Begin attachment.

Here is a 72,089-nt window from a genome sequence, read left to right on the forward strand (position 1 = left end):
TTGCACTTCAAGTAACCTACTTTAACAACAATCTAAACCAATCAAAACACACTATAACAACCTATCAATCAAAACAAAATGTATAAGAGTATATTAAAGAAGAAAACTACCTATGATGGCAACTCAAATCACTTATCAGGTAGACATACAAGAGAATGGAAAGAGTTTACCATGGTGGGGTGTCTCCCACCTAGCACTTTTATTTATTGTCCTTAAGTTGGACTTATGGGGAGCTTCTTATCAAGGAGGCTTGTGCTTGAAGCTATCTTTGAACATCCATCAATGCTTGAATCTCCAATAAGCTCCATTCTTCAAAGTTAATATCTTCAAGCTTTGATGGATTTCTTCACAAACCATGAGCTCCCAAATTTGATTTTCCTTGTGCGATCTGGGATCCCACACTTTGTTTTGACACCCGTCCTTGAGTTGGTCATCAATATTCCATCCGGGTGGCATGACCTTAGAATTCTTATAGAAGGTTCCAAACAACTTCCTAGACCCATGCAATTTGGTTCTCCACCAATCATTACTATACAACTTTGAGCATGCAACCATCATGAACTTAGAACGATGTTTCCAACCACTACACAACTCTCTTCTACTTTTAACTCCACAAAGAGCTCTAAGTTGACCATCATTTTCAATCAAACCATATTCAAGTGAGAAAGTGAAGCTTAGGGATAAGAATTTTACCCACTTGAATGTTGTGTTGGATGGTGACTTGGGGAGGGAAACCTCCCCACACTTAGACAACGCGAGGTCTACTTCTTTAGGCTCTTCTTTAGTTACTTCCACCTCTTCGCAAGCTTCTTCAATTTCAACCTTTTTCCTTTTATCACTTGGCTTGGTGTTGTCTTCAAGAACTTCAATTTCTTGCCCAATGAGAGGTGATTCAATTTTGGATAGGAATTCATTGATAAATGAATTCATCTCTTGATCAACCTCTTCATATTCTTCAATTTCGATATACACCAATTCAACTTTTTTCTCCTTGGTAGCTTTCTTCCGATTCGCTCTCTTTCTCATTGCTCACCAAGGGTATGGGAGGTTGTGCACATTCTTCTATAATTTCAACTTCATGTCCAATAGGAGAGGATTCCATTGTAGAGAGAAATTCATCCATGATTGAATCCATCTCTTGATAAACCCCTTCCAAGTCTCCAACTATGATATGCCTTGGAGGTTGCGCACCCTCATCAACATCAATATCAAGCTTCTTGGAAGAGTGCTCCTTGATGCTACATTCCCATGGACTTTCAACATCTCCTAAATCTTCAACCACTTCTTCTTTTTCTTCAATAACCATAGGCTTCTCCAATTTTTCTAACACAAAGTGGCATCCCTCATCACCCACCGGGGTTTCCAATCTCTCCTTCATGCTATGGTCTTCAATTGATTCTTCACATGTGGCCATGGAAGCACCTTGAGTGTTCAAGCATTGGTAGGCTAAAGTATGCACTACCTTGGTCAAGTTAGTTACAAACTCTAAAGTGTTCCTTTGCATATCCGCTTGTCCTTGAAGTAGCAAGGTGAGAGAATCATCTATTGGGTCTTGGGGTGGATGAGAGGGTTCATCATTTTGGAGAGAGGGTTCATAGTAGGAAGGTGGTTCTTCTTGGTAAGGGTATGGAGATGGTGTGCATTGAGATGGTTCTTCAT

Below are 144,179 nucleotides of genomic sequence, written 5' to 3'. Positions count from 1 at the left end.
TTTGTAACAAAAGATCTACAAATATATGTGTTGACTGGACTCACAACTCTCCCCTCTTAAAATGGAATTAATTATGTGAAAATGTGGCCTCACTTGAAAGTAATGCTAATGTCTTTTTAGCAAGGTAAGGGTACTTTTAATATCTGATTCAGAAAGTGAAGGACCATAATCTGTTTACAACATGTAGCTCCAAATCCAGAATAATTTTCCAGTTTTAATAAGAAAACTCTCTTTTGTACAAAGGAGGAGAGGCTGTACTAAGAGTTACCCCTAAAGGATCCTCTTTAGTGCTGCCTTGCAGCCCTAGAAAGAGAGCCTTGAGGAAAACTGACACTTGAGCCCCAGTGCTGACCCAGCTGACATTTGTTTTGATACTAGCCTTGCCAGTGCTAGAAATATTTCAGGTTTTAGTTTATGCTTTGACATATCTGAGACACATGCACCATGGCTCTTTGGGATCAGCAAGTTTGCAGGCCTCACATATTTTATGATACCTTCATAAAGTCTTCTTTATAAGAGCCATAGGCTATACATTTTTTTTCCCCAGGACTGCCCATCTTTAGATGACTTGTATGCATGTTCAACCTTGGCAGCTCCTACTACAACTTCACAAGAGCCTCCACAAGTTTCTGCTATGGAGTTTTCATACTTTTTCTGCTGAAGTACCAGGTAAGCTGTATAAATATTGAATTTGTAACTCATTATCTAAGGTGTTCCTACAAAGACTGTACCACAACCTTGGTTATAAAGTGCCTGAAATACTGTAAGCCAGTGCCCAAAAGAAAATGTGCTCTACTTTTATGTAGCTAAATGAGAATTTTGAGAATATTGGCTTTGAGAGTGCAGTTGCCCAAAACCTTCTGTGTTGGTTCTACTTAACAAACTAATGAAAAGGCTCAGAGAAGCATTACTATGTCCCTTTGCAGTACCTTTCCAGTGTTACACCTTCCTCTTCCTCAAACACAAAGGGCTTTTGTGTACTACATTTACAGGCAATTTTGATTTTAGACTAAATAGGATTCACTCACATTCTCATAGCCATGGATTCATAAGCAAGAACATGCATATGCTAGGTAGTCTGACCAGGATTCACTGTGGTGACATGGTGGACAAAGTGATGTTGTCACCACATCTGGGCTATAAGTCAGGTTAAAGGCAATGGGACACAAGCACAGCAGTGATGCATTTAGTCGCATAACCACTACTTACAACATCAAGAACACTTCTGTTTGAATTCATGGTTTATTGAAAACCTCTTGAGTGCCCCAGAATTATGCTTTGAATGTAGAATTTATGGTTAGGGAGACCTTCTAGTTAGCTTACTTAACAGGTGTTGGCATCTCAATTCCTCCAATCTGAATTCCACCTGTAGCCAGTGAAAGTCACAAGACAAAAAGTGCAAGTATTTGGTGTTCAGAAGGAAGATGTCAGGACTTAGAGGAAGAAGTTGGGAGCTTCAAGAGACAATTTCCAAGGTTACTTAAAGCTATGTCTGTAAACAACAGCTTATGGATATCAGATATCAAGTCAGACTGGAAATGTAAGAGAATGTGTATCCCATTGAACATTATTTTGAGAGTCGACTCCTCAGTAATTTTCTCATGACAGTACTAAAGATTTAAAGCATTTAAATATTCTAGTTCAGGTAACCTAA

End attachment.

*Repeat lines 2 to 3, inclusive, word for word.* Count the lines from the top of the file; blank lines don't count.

TTGCACTTCAAGTAACCTACTTTAACAACAATCTAAACCAATCAAAACACACTATAACAACCTATCAATCAAAACAAAATGTATAAGAGTATATTAAAGAAGAAAACTACCTATGATGGCAACTCAAATCACTTATCAGGTAGACATACAAGAGAATGGAAAGAGTTTACCATGGTGGGGTGTCTCCCACCTAGCACTTTTATTTATTGTCCTTAAGTTGGACTTATGGGGAGCTTCTTATCAAGGAGGCTTGTGCTTGAAGCTATCTTTGAACATCCATCAATGCTTGAATCTCCAATAAGCTCCATTCTTCAAAGTTAATATCTTCAAGCTTTGATGGATTTCTTCACAAACCATGAGCTCCCAAATTTGATTTTCCTTGTGCGATCTGGGATCCCACACTTTGTTTTGACACCCGTCCTTGAGTTGGTCATCAATATTCCATCCGGGTGGCATGACCTTAGAATTCTTATAGAAGGTTCCAAACAACTTCCTAGACCCATGCAATTTGGTTCTCCACCAATCATTACTATACAACTTTGAGCATGCAACCATCATGAACTTAGAACGATGTTTCCAACCACTACACAACTCTCTTCTACTTTTAACTCCACAAAGAGCTCTAAGTTGACCATCATTTTCAATCAAACCATATTCAAGTGAGAAAGTGAAGCTTAGGGATAAGAATTTTACCCACTTGAATGTTGTGTTGGATGGTGACTTGGGGAGGGAAACCTCCCCACACTTAGACAACGCGAGGTCTACTTCTTTAGGCTCTTCTTTAGTTACTTCCACCTCTTCGCAAGCTTCTTCAATTTCAACCTTTTTCCTTTTATCACTTGGCTTGGTGTTGTCTTCAAGAACTTCAATTTCTTGCCCAATGAGAGGTGATTCAATTTTGGATAGGAATTCATTGATAAATGAATTCATCTCTTGATCAACCTCTTCATATTCTTCAATTTCGATATACACCAATTCAACTTTTTTCTCCTTGGTAGCTTTCTTCCGATTCGCTCTCTTTCTCATTGCTCACCAAGGGTATGGGAGGTTGTGCACATTCTTCTATAATTTCAACTTCATGTCCAATAGGAGAGGATTCCATTGTAGAGAGAAATTCATCCATGATTGAATCCATCTCTTGATAAACCCCTTCCAAGTCTCCAACTATGATATGCCTTGGAGGTTGCGCACCCTCATCAACATCAATATCAAGCTTCTTGGAAGAGTGCTCCTTGATGCTACATTCCCATGGACTTTCAACATCTCCTAAATCTTCAACCACTTCTTCTTTTTCTTCAATAACCATAGGCTTCTCCAATTTTTCTAACACAAAGTGGCATCCCTCATCACCCACCGGGGTTTCCAATCTCTCCTTCATGCTATGGTCTTCAATTGATTCTTCACATGTGGCCATGGAAGCACCTTGAGTGTTCAAGCATTGGTAGGCTAAAGTATGCACTACCTTGGTCAAGTTAGTTACAAACTCTAAAGTGTTCCTTTGCATATCCGCTTGTCCTTGAAGTAGCAAGGTGAGAGAATCATCTATTGGGTCTTGGGGTGGATGAGAGGGTTCATCATTTTGGAGAGAGGGTTCATAGTAGGAAGGTGGTTCTTCTTGGTAAGGGTATGGAGATGGTGTGCATTGAGATGGTTCTTCAT

Below are 144,179 nucleotides of genomic sequence, written 5' to 3'. Positions count from 1 at the left end.